Beginning with the shock last-eight defeat to Championship nemesis Down in 2010, the continuing custodians of the green and gold footballing heritage have only recorded 10 victories in their last 24 championship performances at GAA HQ (a paltry win rate of 41 per cent), with four draws and ten losses.
This statistic becomes even worse after the last victorious All-Ireland campaign of eight years ago. Since 2014, Kerry have amazingly won only five of their 14 championship matches at Croke Park (35 per cent success rate), with only one victory in the last eight trips to Dublin, which will certainly surprise, and worry, many people.
The 2019 semi-final triumph over Tyrone remains the only ray of light in a dismal run of under-achievement in the capital, which takes in the draw and subsequent defeat by Mayo two years earlier, the Super 8s loss to Galway in 2018 and draw with Donegal in 2019, the two All-Ireland finals with Dublin three years ago and, of course, last season’s heart-breaking exit to the Red Hand in the semi-final.
You can be damn sure that Jack O’Connor and his selectors are extremely aware of how poorly Kerry have performed at Croke Park over the last decade and more.
The Kingdom’s current management know only too well that if they harbour genuine ambitions of resuming their exalted perch on the throne of Gaelic football, this unwanted record of failing in the pressure-cooker environment of knock-out championship fare has to stop.
That’s why, looking ahead to Sunday’s meeting with James Horan’s charges, April 3 this year was hugely important from a Kerry perspective. It might only have been the National League final against a much depleted opponent, but to produce a brilliant display to lift a piece of silverware at Croke Park can only do a lot of good to boost the Kingdom self-belief.
Next Sunday will tell the tale of course. The shadow boxing is over. The league and the provincial campaigns have been consigned to the memory banks.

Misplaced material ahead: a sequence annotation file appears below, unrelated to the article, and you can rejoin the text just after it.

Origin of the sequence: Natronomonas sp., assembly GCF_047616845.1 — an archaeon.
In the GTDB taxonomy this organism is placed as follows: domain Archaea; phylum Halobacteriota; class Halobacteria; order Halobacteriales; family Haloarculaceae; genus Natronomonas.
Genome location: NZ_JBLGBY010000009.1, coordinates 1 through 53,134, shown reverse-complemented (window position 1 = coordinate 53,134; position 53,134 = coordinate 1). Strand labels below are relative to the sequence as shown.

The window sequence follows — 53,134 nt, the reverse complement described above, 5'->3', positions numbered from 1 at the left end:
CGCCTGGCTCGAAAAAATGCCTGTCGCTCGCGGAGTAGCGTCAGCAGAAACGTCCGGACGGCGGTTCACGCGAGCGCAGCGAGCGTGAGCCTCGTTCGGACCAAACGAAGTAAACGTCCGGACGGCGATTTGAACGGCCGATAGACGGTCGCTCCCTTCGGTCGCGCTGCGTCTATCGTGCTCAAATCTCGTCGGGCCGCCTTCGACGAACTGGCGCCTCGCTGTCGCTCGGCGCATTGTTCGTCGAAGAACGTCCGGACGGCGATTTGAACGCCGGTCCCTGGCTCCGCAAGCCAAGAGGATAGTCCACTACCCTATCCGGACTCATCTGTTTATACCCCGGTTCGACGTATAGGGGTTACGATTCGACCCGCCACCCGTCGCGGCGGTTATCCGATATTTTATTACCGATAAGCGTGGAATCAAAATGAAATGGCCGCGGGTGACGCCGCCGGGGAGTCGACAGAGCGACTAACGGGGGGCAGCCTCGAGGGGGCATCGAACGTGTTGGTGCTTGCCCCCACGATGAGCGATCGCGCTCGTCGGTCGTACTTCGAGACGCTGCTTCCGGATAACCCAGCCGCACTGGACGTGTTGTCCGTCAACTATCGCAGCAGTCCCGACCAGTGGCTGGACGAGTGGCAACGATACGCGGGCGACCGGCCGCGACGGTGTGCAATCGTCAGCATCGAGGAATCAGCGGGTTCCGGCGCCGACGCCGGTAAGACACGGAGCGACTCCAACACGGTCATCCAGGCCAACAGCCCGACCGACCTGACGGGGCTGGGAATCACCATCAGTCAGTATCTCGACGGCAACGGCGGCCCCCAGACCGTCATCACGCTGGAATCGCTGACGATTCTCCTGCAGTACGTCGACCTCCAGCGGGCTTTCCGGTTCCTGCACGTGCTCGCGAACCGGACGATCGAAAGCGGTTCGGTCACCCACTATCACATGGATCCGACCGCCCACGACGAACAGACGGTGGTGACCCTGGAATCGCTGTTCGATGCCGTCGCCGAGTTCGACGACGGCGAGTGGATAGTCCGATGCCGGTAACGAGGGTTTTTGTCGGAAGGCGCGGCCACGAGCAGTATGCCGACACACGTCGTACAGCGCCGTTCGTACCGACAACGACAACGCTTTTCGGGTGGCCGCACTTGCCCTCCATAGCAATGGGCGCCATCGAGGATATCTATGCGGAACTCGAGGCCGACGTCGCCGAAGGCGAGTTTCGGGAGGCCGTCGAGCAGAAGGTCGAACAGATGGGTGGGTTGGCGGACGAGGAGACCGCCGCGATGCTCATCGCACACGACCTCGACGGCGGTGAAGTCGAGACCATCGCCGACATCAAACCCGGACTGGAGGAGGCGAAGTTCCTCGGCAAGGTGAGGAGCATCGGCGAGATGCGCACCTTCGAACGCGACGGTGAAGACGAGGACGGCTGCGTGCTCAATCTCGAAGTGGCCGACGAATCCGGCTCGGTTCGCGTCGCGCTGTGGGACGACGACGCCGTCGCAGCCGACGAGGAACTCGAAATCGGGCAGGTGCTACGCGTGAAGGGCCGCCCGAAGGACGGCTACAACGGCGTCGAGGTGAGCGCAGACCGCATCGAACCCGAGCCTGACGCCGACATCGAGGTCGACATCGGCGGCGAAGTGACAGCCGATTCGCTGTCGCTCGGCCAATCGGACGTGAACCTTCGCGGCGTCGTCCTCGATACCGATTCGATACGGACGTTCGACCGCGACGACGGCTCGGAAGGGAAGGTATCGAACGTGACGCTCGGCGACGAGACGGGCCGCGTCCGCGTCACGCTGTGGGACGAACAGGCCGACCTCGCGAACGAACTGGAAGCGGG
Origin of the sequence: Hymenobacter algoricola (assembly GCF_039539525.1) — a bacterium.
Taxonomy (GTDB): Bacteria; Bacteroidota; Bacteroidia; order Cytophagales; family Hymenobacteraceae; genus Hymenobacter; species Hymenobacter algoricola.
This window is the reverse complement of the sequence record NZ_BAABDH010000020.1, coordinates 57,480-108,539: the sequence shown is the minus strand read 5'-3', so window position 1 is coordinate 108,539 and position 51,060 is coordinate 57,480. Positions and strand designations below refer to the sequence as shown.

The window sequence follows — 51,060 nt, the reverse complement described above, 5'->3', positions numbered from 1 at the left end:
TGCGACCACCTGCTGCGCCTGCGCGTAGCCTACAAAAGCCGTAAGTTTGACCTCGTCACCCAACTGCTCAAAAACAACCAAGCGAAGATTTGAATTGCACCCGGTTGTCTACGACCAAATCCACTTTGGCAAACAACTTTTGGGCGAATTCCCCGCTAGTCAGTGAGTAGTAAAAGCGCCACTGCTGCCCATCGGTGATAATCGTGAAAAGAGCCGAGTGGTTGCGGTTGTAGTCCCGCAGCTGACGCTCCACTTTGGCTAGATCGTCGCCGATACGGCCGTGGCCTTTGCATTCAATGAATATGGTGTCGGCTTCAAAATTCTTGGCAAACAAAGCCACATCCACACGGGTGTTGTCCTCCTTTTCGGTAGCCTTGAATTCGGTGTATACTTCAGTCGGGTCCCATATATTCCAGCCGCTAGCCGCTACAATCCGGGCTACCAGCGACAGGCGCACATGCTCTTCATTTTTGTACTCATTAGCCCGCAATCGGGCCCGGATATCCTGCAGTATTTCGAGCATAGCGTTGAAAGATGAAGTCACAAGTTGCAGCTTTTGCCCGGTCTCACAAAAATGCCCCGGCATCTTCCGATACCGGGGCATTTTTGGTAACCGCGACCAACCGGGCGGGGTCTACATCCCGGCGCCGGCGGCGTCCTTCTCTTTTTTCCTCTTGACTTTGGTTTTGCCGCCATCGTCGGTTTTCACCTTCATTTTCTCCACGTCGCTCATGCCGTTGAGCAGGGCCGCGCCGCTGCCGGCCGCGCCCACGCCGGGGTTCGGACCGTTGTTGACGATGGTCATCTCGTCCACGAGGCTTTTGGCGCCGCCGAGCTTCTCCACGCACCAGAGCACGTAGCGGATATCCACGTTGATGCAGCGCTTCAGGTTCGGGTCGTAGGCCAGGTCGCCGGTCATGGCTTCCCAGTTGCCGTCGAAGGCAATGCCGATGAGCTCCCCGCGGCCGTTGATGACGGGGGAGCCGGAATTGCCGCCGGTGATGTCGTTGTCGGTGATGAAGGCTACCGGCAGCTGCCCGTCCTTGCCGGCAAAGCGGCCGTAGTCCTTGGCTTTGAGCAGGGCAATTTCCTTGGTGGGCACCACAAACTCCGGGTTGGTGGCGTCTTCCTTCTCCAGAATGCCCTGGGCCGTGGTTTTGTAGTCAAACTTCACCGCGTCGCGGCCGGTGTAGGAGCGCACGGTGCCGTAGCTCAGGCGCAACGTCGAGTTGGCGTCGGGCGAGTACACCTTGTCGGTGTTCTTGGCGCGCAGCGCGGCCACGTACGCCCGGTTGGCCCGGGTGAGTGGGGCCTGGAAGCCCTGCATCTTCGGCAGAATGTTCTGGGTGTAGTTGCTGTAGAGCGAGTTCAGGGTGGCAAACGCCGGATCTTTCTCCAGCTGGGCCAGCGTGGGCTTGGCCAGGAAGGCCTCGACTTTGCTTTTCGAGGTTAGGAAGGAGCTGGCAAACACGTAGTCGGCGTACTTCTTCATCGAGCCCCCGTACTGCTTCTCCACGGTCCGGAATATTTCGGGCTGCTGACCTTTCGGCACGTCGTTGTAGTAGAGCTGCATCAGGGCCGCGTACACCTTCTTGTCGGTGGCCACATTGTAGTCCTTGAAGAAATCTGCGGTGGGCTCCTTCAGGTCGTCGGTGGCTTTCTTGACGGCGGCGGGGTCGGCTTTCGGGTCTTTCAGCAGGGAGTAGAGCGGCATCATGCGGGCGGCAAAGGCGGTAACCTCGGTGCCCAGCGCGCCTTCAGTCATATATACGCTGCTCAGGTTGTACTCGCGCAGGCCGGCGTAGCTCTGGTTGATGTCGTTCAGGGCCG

The four-week wait to resume their season simply has to be surmounted. Especially against a Mayo side significantly bolstered by the returns of Rob Hennelly, Oisin Mullin, Paddy Durcan, Eoghan McLaughlin and the O’Connors since the league decider.
While Kerry have had to bide their time on the training pitch over the past month, Mayo have come through two difficult qualifiers against Monaghan and Kildare.
They certainly haven’t pulled up any trees on their way, but they are undoubtedly battle-hardened, and unbeaten in their last three championship meetings with the Kingdom at Croke Park, they definitely won’t be overawed at the task ahead.
The Kerry support base will be keeping their fingers crossed that star man David Clifford and fellow attacker Dara Moynihan will have overcome their respective calf and quad muscle injuries to be at full tilt for Sunday because, whether they are flying high or simply stumbling through, Mayo can never be under-estimated.
But, more than anything else, this weekend’s encounter is about Kerry. The signs have been promising all season that this team are now a tougher hurdle to get over for everybody, with a stronger backbone when push comes to shove.
The proof will be in the proverbial pudding, however. Flopping at Croke Park has to end. Starting at 4pm on Sunday. Because if you really can’t stand the heat of a roasting hot kitchen, then your chances of cooking up a storm are over before you really begin.